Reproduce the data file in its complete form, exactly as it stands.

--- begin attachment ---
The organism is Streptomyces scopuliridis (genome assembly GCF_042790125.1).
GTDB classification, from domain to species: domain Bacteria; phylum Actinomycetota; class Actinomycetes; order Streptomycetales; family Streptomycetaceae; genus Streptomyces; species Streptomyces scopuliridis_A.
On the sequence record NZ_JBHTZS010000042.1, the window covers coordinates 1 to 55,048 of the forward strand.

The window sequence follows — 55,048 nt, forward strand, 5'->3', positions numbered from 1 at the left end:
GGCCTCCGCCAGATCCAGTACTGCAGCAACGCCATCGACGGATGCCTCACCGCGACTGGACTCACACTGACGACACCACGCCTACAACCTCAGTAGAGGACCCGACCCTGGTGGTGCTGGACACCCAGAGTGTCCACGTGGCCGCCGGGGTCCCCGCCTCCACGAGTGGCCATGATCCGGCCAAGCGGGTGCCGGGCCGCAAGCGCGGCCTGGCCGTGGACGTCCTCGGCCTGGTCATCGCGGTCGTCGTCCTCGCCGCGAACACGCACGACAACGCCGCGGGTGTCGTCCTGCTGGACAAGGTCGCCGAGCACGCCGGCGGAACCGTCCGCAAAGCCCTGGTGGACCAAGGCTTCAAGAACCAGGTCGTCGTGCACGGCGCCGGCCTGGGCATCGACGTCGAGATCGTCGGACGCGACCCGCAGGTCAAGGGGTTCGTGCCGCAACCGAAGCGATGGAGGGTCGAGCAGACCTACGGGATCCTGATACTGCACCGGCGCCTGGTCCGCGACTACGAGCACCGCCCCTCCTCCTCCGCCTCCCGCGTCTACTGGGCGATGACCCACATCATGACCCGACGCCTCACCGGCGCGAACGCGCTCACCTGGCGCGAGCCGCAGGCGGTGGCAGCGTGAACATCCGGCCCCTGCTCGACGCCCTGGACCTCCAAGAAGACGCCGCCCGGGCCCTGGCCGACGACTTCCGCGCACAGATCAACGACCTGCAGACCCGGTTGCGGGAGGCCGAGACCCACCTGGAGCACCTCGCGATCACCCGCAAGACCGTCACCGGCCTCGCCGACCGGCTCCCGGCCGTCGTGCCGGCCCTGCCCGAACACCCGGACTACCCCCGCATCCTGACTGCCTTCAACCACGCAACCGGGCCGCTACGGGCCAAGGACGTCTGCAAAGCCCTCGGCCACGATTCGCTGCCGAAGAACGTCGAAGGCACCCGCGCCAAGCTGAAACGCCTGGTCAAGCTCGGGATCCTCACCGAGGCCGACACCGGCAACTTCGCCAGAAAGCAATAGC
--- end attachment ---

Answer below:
The organism is Streptomyces scopuliridis (genome assembly GCF_042790125.1).
GTDB classification, from domain to species: domain Bacteria; phylum Actinomycetota; class Actinomycetes; order Streptomycetales; family Streptomycetaceae; genus Streptomyces; species Streptomyces scopuliridis_A.
On the sequence record NZ_JBHTZS010000042.1, the window covers coordinates 1 to 55,048 of the forward strand.

The window sequence follows — 55,048 nt, forward strand, 5'->3', positions numbered from 1 at the left end:
GGCCTCCGCCAGATCCAGTACTGCAGCAACGCCATCGACGGATGCCTCACCGCGACTGGACTCACACTGACGACACCACGCCTACAACCTCAGTAGAGGACCCGACCCTGGTGGTGCTGGACACCCAGAGTGTCCACGTGGCCGCCGGGGTCCCCGCCTCCACGAGTGGCCATGATCCGGCCAAGCGGGTGCCGGGCCGCAAGCGCGGCCTGGCCGTGGACGTCCTCGGCCTGGTCATCGCGGTCGTCGTCCTCGCCGCGAACACGCACGACAACGCCGCGGGTGTCGTCCTGCTGGACAAGGTCGCCGAGCACGCCGGCGGAACCGTCCGCAAAGCCCTGGTGGACCAAGGCTTCAAGAACCAGGTCGTCGTGCACGGCGCCGGCCTGGGCATCGACGTCGAGATCGTCGGACGCGACCCGCAGGTCAAGGGGTTCGTGCCGCAACCGAAGCGATGGAGGGTCGAGCAGACCTACGGGATCCTGATACTGCACCGGCGCCTGGTCCGCGACTACGAGCACCGCCCCTCCTCCTCCGCCTCCCGCGTCTACTGGGCGATGACCCACATCATGACCCGACGCCTCACCGGCGCGAACGCGCTCACCTGGCGCGAGCCGCAGGCGGTGGCAGCGTGAACATCCGGCCCCTGCTCGACGCCCTGGACCTCCAAGAAGACGCCGCCCGGGCCCTGGCCGACGACTTCCGCGCACAGATCAACGACCTGCAGACCCGGTTGCGGGAGGCCGAGACCCACCTGGAGCACCTCGCGATCACCCGCAAGACCGTCACCGGCCTCGCCGACCGGCTCCCGGCCGTCGTGCCGGCCCTGCCCGAACACCCGGACTACCCCCGCATCCTGACTGCCTTCAACCACGCAACCGGGCCGCTACGGGCCAAGGACGTCTGCAAAGCCCTCGGCCACGATTCGCTGCCGAAGAACGTCGAAGGCACCCGCGCCAAGCTGAAACGCCTGGTCAAGCTCGGGATCCTCACCGAGGCCGACACCGGCAACTTCGCCAGAAAGCAATAGC